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I’d Rather Be Reading: The Delights and Dilemmas of the Reading Life

I’d Rather Be Reading: The Delights and Dilemmas of the Reading Life

Author:
My essay collection will delight the book lovers on your list, and it’s size and price point make it a perfect gift for friends, teachers, or your book club pals. I'd Rather Be Reading leads readers to remember the book that first hooked them, the place where they first fell in love with reading, and all of the moments afterward that helped make them the reader they are today. More info →
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Tell Me More: Stories About the 12 Hardest Things I’m Learning to Say

Tell Me More: Stories About the 12 Hardest Things I’m Learning to Say

Kelly talks in depth about how after her friend Liz was diagnosed with cancer, they both pushed past the surface stuff to forge a powerful and enduring friendship. Her twelve phrases give us a good starting point for figuring out how to improve communication skills with loved ones. Personal, heartfelt, and really really good. More info →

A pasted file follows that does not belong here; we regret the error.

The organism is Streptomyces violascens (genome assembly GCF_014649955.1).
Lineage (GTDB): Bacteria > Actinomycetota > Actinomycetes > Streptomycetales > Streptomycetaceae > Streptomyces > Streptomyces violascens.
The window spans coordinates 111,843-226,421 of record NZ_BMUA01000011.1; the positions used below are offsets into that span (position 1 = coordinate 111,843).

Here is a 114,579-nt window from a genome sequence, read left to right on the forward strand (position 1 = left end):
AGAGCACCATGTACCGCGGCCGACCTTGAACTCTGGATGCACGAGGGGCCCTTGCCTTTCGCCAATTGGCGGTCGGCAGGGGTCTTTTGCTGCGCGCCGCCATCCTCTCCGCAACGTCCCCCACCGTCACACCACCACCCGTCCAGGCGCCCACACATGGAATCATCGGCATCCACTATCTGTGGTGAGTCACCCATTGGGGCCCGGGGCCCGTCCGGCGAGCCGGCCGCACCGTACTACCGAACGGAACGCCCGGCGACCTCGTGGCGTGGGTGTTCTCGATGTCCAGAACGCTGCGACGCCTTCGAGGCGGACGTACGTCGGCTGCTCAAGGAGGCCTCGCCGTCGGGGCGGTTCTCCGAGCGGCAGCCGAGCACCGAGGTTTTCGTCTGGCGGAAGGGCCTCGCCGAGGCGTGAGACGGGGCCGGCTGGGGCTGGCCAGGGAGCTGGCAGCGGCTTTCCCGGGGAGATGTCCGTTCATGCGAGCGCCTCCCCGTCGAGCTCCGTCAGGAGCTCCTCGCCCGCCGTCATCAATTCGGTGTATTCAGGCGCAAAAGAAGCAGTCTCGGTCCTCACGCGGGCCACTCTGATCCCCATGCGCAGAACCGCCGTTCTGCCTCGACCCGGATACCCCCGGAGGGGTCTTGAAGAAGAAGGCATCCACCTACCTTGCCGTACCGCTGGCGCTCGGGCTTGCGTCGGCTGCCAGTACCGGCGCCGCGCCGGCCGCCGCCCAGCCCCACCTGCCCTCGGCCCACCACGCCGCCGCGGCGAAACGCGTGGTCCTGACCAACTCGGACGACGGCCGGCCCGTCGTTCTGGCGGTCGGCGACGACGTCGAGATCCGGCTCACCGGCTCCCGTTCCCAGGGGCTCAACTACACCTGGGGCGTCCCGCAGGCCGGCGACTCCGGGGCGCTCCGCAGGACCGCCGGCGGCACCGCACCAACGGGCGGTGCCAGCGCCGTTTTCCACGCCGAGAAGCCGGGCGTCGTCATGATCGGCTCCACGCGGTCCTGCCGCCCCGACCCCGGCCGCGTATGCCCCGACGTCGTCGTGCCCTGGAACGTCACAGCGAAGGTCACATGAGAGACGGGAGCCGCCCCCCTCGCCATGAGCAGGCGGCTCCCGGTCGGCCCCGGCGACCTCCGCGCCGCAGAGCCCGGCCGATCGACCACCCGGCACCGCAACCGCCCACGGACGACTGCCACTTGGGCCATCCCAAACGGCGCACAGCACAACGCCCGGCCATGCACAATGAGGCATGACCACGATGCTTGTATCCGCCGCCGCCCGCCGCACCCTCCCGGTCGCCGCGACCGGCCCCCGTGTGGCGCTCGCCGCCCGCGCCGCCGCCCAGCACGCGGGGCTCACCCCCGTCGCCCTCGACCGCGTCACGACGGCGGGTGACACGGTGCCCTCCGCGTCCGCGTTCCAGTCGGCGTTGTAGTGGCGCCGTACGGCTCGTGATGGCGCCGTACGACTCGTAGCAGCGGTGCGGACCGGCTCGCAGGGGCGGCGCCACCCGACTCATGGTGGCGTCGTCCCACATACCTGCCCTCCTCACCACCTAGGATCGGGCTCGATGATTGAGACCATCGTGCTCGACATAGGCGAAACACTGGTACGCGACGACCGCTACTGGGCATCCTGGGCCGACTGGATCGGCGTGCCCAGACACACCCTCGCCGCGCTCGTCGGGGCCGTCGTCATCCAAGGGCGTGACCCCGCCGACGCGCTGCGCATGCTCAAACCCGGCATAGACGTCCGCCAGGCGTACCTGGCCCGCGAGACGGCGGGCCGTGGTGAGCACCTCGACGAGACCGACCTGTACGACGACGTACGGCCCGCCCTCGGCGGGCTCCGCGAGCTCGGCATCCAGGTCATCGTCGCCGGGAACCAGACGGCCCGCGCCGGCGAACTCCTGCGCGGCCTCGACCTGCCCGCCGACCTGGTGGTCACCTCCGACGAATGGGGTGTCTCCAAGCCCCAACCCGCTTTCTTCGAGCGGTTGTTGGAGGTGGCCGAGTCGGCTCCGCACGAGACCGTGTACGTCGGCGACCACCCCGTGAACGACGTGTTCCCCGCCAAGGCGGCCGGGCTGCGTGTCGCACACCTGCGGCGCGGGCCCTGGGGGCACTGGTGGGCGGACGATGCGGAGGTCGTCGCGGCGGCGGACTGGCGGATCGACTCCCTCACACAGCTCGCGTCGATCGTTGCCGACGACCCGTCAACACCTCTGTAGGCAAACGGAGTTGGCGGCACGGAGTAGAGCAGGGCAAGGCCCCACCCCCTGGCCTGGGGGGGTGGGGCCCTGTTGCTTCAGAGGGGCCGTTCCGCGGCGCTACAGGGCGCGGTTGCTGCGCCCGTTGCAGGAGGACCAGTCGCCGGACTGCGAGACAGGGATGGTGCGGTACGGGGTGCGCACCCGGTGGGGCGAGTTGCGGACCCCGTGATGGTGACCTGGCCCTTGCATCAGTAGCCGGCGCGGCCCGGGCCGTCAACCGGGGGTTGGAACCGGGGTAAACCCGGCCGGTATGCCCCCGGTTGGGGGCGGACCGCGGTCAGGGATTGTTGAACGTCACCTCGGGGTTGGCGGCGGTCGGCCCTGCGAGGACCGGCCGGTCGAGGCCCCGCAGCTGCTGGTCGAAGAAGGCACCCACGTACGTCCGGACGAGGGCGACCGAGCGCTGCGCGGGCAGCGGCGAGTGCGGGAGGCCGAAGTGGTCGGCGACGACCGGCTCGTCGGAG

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1,000 Books to Read Before You Die: A Life-Changing List

1,000 Books to Read Before You Die: A Life-Changing List

Author:
This fun doorstop of a collection (and I say that with affection) will help people of all ages ensure they have a well-rounded reading life. It includes titles I expected (all six Austen novels) and titles I didn't (Make Way for Ducklings, Into Thin Air, The Hunt for Red October). There are numerous shorter reading lists, thorough indexes, and a checklist so you can see how many on the list you have read. I chatted with Mustich in episode 165 of What Should I Read Next?. More info →
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Gmorning, Gnight!: Little Pep Talks for Me & You

Gmorning, Gnight!: Little Pep Talks for Me & You